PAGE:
Counseling Groups Respond to Students' War Angst
The Crimson registration poll indicates that 70 percent of respondents fear the war will affect the psychological mood of our generation, and 40 percent say the war affected their performance on final exams.
For Harvard administrators and counselors, these figures should not be surprising. Even before the poll's release, some of Harvard's counseling organizations had anticipated the psychological impact the war would have on students, and were busy helping students cope with war angst.
Room 13, the Bureau of Study Counsel and University Health Services have all responded to widespread fears about the Gulf War.
In fact, Room 13, Harvard's oldest peer counseling organization, was founded in 1970 in response to similar anxieties and fears on the part of students during the Vietnam War. Now, says counselor David R. Goldner '91, the group has returned to its roots.
"Concerns about the war have come up at Room 13 since the war began," Goldner says. "It is absolutely a legitimate concern for people to bring [to us]."
Goldner declined to discuss the details of specific visits, citing confidentiality concerns. But he added that while the war has not caused a huge upswing in the number of calls and visits to Room 13, there was a noticeable increase during exam period.
In preparation for questions about the draft and conscientious objection, Room 13 peer counselors have been busy seeking out information and literature on war, Goldner says.
The Bureau of Study Counsel too has tried to help students along, especially over the exam period, during which the office held several open hours on the Gulf War.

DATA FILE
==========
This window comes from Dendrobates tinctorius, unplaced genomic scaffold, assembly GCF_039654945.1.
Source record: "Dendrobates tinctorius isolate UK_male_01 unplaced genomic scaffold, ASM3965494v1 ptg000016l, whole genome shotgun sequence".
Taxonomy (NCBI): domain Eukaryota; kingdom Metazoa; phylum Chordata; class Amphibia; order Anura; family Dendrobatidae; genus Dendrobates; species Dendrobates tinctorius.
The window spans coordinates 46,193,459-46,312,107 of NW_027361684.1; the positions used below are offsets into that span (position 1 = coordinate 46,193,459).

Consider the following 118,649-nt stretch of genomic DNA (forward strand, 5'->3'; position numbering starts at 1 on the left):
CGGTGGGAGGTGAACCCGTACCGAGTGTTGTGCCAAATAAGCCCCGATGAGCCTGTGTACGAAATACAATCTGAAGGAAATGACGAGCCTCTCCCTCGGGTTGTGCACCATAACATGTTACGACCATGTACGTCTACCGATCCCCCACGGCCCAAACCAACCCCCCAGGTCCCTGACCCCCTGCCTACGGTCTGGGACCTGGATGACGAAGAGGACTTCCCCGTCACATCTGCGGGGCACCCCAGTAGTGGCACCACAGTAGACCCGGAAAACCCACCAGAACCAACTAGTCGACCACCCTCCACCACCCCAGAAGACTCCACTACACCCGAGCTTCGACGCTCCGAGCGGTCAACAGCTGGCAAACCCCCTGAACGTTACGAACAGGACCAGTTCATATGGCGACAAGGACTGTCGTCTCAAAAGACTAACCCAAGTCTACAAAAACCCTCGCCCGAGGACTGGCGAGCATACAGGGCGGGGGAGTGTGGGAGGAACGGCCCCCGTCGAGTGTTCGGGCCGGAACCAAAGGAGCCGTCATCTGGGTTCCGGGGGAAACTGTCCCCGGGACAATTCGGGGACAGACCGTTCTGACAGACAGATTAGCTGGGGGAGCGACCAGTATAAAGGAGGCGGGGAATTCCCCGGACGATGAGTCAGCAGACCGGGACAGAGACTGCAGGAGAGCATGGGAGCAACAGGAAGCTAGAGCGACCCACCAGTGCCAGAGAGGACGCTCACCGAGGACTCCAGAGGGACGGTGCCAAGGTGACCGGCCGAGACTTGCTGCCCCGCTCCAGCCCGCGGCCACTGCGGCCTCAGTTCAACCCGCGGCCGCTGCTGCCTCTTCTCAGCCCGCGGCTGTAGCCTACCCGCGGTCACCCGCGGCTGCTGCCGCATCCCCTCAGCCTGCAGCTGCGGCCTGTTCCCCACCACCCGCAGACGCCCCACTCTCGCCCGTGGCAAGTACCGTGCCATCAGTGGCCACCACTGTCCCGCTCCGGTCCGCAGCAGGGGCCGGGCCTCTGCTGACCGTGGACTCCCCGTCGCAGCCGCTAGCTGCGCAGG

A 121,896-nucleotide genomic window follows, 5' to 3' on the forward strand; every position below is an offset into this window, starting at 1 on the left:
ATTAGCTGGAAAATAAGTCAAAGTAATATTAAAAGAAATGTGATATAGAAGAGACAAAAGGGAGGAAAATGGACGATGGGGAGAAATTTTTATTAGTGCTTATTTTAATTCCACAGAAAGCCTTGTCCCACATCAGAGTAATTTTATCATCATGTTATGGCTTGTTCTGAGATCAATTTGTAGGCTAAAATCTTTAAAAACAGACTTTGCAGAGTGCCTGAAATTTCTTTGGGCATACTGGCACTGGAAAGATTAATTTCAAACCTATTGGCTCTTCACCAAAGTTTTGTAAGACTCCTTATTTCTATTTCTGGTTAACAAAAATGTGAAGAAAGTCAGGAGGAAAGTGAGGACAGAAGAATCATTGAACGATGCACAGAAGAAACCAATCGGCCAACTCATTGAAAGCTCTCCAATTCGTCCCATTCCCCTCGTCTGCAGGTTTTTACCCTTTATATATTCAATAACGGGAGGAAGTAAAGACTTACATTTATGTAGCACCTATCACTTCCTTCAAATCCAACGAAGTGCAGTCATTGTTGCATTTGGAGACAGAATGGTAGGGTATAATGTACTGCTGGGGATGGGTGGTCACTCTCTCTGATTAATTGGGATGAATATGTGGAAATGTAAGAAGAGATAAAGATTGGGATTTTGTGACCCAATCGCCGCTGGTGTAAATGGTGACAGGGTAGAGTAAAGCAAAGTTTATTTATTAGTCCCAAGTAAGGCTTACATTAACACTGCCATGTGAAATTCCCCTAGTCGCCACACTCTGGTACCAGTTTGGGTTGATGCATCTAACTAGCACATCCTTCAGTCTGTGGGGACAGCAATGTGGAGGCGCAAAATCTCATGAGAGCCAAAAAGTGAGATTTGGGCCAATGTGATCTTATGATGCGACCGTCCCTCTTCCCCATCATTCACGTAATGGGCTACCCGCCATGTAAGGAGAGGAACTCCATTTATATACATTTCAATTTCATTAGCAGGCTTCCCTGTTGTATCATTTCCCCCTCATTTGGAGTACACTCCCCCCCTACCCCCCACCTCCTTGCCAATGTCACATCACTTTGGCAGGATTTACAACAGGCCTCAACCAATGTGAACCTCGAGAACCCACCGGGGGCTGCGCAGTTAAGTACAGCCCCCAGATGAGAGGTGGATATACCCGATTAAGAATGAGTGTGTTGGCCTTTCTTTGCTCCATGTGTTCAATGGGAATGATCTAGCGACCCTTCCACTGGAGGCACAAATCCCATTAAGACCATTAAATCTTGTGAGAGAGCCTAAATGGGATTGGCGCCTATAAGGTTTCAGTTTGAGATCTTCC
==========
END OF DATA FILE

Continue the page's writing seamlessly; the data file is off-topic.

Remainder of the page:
Like Static in the Background
As long as the war continues to loom in the back of people's minds like "static in the background," the usual student concerns about schoolwork and jobs will just become more complicated, says Suzanne Repetto, the associate director of the Bureau and a counselor there.
But still, Repetto says that the Bureau has not seen a very large turnout at its discussions, "possibly because people didn't hear about it, or possibly because of exams and intersession," she says.
Heather E. Herzog, a staff assistant at the Bureau, attributes the low turnouts for the discussion sessions to the war's being "a very, very personal issue."
Some Arab and Israeli students have been receiving one-on-one counseling, Herzog adds.
According to University Health Services Director Dr. David S. Rosenthal '59, mental health professionals had been busy all through the reading and exam periods, with patients concerned about both the war and their exams.
And while Rosenthal says he had no specific knowledge of war-related exam sick-outs, it was often difficult to differentiate between the exam related stress and war related stress, he says. Indeed, at a January 19 anti-war rally in Boston, Heather K. Love '91 said she had "just sicked out of an exam yesterday" because she couldn't "deal with doing anything else."
Referring to his own anxiety about the war, Rosenthal says, "I guess I have been a little bit more on edge and concerned," adding quickly that "everybody is."
"I hope it ends very quickly," he adds. "But it does help, I can tell you, just to talk about it."